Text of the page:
On Wednesday, a large storm could bring heavy snow, strong winds, and bitterly cold temperatures to a large part of the US. This could last until the end of a busy travel week.
The National Weather Service says that forecasters have warned that a strong storm this week could stop all travel as it moves from the Northwest to the Plains, the Great Lakes, and the central Appalachians, and then to the Northeast by the end of the week. More than 70 million people from Washington state to Maryland are on winter weather alerts.
The weather service said more than a foot of snow would likely fall in the Cascades and parts of northern Idaho, northwest Montana, and western Wyoming. Even if less snow falls in other northern areas, it is expected to be light and fluffy, and winds of 30 to 50 mph could blow it around for the next two to three days, making travel dangerous.
Wind chill alerts have been sent from the Gulf of Mexico to the US-Canada border and from the Pacific Northwest to the Southeast. This is because of the wind and the shallow temperatures. The weather service says that the wind chill, which shows how the wind feels, could be as low as 50 to 70 degrees Fahrenheit below zero.
“Wind chills of this strength can cause frostbite in less than 5 minutes if precautions aren’t taken,” the weather service warned Tuesday. “Long-term exposure to the cold can also cause hypothermia.” By Wednesday morning, the storm will have passed through Montana, Idaho, and Oregon. It will start to affect cities like Minneapolis, Omaha, Denver, and Salt Lake City in the early afternoon and last all night.
United, American, Delta, Southwest, and Jet Blue have all issued travel waivers for dozens of airports across the country, from the South to the Northeast because low visibility and snow on the roads could make air travel dangerous. “With such a big and powerful storm system hitting most of the country during one of the busiest travel weeks of the year, travelers must check the latest forecast before heading out,” the weather service said.
The governors of several states across the country have taken some steps to get ready for the massive storm. A news release says that Colorado Gov. Jared Polis called up more than 100 members of the National Guard to help with operations across the state during freezing weather.
“Colorado is about to face extreme weather and cold temperatures, and the Guard is ready to help local communities keep people safe during this icy weather snap,” Polis said. The governor’s office said in a statement that North Carolina declared a state of emergency on Tuesday to help move fuel and other essential supplies, help first responders, and keep prices from going up too much.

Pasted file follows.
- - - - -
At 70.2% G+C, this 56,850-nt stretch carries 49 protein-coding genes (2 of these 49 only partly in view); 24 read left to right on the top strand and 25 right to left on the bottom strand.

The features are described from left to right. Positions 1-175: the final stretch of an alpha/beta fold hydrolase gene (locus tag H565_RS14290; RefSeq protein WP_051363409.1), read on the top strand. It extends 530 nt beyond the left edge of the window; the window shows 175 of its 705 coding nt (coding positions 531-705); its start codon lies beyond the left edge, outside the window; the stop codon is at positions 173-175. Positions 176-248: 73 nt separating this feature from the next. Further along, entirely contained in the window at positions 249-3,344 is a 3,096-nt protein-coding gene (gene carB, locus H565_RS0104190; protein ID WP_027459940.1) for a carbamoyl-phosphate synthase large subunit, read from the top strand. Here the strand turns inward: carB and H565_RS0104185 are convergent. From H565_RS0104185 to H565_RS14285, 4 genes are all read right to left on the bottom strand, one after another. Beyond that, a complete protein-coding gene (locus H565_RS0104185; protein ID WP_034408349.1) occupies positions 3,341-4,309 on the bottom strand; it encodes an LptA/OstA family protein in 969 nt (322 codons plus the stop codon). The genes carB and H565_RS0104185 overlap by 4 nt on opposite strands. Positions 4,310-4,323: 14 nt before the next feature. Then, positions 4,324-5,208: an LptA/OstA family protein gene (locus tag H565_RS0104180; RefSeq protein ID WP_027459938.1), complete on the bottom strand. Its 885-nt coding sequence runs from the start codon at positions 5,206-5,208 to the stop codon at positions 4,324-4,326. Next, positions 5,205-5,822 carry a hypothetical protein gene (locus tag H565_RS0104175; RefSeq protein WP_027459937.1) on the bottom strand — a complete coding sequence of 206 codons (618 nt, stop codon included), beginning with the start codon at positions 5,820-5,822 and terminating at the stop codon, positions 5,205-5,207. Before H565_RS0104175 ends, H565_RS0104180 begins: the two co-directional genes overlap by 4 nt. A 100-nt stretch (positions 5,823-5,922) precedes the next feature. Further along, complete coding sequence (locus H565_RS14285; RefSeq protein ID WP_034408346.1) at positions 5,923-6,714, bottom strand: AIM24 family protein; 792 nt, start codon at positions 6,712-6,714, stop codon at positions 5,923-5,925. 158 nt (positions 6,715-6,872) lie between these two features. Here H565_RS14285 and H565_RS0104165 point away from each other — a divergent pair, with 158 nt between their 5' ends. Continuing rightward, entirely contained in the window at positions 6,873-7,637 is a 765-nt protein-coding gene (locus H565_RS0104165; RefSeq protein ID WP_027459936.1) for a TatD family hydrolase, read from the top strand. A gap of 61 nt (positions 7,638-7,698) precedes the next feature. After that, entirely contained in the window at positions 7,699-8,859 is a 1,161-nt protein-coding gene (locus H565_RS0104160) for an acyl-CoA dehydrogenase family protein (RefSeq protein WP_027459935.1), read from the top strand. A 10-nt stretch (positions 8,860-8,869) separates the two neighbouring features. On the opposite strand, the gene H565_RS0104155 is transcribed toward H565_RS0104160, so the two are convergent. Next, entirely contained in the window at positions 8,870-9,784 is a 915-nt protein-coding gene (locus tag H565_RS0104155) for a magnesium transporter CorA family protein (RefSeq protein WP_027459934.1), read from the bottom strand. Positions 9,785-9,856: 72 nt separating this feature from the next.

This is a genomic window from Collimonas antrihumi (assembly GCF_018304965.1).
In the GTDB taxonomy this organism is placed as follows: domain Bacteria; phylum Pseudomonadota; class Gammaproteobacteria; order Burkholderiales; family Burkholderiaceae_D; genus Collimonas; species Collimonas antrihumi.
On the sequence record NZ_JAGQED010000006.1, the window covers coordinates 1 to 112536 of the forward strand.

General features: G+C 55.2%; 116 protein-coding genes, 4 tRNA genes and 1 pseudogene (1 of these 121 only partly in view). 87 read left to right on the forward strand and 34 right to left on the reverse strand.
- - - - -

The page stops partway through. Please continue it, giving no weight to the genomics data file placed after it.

The governor says that West Virginia is now in the State of Preparedness. Missouri has also activated the state’s emergency operations plan, which frees up resources from the National Guard to help with the storm’s effects if needed. A “bomb cyclone” on the rise
So far, snow has fallen chiefly in northern and central Montana, northern and central Idaho, eastern Oregon, the western parts of North Dakota and South Dakota, and the western parts of North Dakota and Colorado. The storm, which is expected to become a bomb cyclone, will get stronger quickly as temperatures drop drastically low across most of the US by the end of the week.
For a storm to be called a “bomb cyclone,” the pressure in the air must drop by 24 millibars in 24 hours. Most of the time, these storms happen during nor’easters in the winter. But this week, the bomb cyclone is expected to hit the Plains, where there is a vast difference in temperature between the warm, moist air in front of the storm and the cold air from Canada behind it.
When it gets to the Great Lakes, the storm is expected to have the same pressure as a Category 2 hurricane. The weather service has called the storm’s strength a “once-in-a-generation” event. “In this case, the amount of snow might not tell the whole story. Even small amounts of snow can make it hard to see and cause slippery spots on the roads when combined with strong winds and falling temperatures. “These conditions can be more dangerous if they come on quickly,” the weather service said.
Also, strong winds could knock out power lines from the Midwest to the Northeast, especially in places where it snowed a lot last week, and tree branches are already heavy from the snow.
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